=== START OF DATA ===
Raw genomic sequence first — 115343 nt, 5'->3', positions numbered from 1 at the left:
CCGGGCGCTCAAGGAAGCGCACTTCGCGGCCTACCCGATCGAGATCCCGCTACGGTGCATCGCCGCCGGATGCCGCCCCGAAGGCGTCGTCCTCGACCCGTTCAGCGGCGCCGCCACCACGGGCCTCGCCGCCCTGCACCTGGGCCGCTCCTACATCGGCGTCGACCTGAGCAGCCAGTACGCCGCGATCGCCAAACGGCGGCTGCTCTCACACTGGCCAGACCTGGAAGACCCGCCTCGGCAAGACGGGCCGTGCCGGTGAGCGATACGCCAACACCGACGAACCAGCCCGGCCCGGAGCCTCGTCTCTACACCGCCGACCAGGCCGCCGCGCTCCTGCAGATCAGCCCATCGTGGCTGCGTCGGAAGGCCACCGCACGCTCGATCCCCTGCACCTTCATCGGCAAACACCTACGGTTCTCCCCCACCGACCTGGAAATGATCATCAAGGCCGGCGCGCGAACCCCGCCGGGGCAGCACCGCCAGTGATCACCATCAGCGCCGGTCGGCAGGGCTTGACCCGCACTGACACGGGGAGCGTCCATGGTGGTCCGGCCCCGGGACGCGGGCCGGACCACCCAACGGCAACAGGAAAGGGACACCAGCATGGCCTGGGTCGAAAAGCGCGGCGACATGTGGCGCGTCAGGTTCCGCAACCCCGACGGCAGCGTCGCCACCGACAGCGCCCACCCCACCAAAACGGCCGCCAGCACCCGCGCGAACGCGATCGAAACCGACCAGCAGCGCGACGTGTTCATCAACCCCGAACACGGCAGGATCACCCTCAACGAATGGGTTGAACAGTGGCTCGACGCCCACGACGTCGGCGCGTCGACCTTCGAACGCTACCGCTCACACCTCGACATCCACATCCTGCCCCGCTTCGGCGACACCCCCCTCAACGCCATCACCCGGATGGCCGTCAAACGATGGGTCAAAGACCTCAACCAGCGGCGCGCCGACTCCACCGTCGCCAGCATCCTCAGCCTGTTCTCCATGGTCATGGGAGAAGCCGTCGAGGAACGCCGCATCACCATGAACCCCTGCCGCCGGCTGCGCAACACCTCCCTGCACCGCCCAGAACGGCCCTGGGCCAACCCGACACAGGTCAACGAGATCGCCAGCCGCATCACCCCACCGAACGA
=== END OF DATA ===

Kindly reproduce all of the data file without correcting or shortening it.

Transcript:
Raw genomic sequence first — 115343 nt, 5'->3', positions numbered from 1 at the left:
CCGGGCGCTCAAGGAAGCGCACTTCGCGGCCTACCCGATCGAGATCCCGCTACGGTGCATCGCCGCCGGATGCCGCCCCGAAGGCGTCGTCCTCGACCCGTTCAGCGGCGCCGCCACCACGGGCCTCGCCGCCCTGCACCTGGGCCGCTCCTACATCGGCGTCGACCTGAGCAGCCAGTACGCCGCGATCGCCAAACGGCGGCTGCTCTCACACTGGCCAGACCTGGAAGACCCGCCTCGGCAAGACGGGCCGTGCCGGTGAGCGATACGCCAACACCGACGAACCAGCCCGGCCCGGAGCCTCGTCTCTACACCGCCGACCAGGCCGCCGCGCTCCTGCAGATCAGCCCATCGTGGCTGCGTCGGAAGGCCACCGCACGCTCGATCCCCTGCACCTTCATCGGCAAACACCTACGGTTCTCCCCCACCGACCTGGAAATGATCATCAAGGCCGGCGCGCGAACCCCGCCGGGGCAGCACCGCCAGTGATCACCATCAGCGCCGGTCGGCAGGGCTTGACCCGCACTGACACGGGGAGCGTCCATGGTGGTCCGGCCCCGGGACGCGGGCCGGACCACCCAACGGCAACAGGAAAGGGACACCAGCATGGCCTGGGTCGAAAAGCGCGGCGACATGTGGCGCGTCAGGTTCCGCAACCCCGACGGCAGCGTCGCCACCGACAGCGCCCACCCCACCAAAACGGCCGCCAGCACCCGCGCGAACGCGATCGAAACCGACCAGCAGCGCGACGTGTTCATCAACCCCGAACACGGCAGGATCACCCTCAACGAATGGGTTGAACAGTGGCTCGACGCCCACGACGTCGGCGCGTCGACCTTCGAACGCTACCGCTCACACCTCGACATCCACATCCTGCCCCGCTTCGGCGACACCCCCCTCAACGCCATCACCCGGATGGCCGTCAAACGATGGGTCAAAGACCTCAACCAGCGGCGCGCCGACTCCACCGTCGCCAGCATCCTCAGCCTGTTCTCCATGGTCATGGGAGAAGCCGTCGAGGAACGCCGCATCACCATGAACCCCTGCCGCCGGCTGCGCAACACCTCCCTGCACCGCCCAGAACGGCCCTGGGCCAACCCGACACAGGTCAACGAGATCGCCAGCCGCATCACCCCACCGAACGA